A break for the summer

2020 edition

As is our custom every year, we’re taking a break for a few weeks to relax without the pressure of writing for the website. We’ll be back on the 10th of August!

Written by Josho Brouwers on

The coronavirus is still wreaking havoc in large parts of the world, but at least here in Europe we are slowly returning to something that has a faint resemblance to whatever passes as normal nowadays. In previous years, we always took a break during the summer and we’re doing that now, too, though many of us are staying put.

If you haven’t checked it out already, consider registering for the Wolfson (Ancient) Warfare Wednesdays, a webinar series that showcases recent research into ancient Greek warfare. Contributors Owen Rees, Joshua Hall, and Roel Konijnendijk have each given a lecture as part of this series in the past few weeks, and I will be giving a lecture entitled “Greek warfare and Homer” on the 22nd of July. More information is available on the Wolfson College website, and you can also watch recordings of all the lectures.

With regards to Ancient World Magazine, we’ve published a large number of articles over the past year, and I would like to draw attention to some of them in case you haven’t been keeping up with our output. Especially worth your time, I believe, is what I wrote about the “Cult of Ignorance” and the fact that statues are not mere symbols. My co-editors joined me in tackling a bad-faith argument against the toppling of statues by protestors. We should all strive for a society that is inclusive, diverse, equitable, and sustainable. Black lives matter.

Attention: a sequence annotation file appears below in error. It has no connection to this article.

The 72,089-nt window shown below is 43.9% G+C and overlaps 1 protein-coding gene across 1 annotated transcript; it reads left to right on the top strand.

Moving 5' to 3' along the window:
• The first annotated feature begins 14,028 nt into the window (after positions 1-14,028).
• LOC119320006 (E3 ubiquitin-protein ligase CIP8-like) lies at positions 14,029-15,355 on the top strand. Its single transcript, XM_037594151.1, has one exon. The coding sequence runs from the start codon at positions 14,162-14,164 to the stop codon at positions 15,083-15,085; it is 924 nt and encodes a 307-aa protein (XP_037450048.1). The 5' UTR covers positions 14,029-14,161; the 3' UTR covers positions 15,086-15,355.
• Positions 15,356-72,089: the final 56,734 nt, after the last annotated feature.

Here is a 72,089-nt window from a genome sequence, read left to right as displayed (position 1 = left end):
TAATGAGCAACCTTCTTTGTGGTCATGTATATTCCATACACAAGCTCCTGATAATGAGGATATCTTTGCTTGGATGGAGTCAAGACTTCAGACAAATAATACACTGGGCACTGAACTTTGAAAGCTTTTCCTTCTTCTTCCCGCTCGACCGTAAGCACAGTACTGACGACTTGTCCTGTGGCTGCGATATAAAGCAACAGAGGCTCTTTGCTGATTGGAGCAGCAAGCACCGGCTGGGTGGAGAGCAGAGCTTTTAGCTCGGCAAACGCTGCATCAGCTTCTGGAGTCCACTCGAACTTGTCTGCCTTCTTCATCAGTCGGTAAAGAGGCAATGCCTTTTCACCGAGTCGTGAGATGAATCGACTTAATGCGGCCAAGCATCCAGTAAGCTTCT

As you may recall, my wife and I visited Crete last summer, and as a result I have written a large number of articles about the island, with a particular focus on the Bronze Age. Even if you’re not able to travel to the Mediterranean yourself this summer, you can read those articles and vicariously experience Crete that way.

We’ve also continued to write about warfare in ancient Greece, which shouldn’t come as much of a surprise. A special page collects all of our articles that deal with the ancient Greek hoplite and the phalanx. New articles have been published that deal with the Chigi Vase and the notion of the phalanx in Early Rome.

Ancient World Magazine has also attracted new contributors. These include Chris Adamson, who has written about Knossos during the Early Iron Age, and Mauro Poma, who has contributed an article on how the Romans acquired the wild animals that they led into the arena. Be sure to reach out if you, too, would like to write for us.

I am also very happy that we were able to do a few more episodes of our irregular podcast. We did an episode on mercenaries, one on Greek sanctuaries, and then talked for so long about sculpture in the ancient Greek world that we had to cut that episode into two (part one, part two).

When we get back to work in August, I hope that we’ll be able to release new episodes of the podcast on a more regular basis. We’re toying with the idea of doing solo episodes, where it’s just one of us talking for half an hour or so about something. I’ve been working on a script and hope to release such an episode in the not-too-distant future.

And in between working on Ancient World Magazine we also found the time to launch a brand new website: Bad Ancient. I wrote about the website here, its origins and its purpose, and I would encourage you to visit the website yourself. That website won’t be updated as frequently as Ancient World Magazine, but we hope that over time it can grow into an important reference work in its own right.

As always, if you’ve been enjoying Ancient World Magazine (and/or Bad Ancient!) and you would like us to do more, please consider supporting us via Patreon. You can help out for as little as $2 a month.

Finally, if you have any comments or suggestions for us, feel free to get in touch. We also hope that you’ll have an enjoyable summer, wherever you may be, and that you may spend it with the people you love. We’ll be back to our regular schedule in August. See you then!

↑ Back to top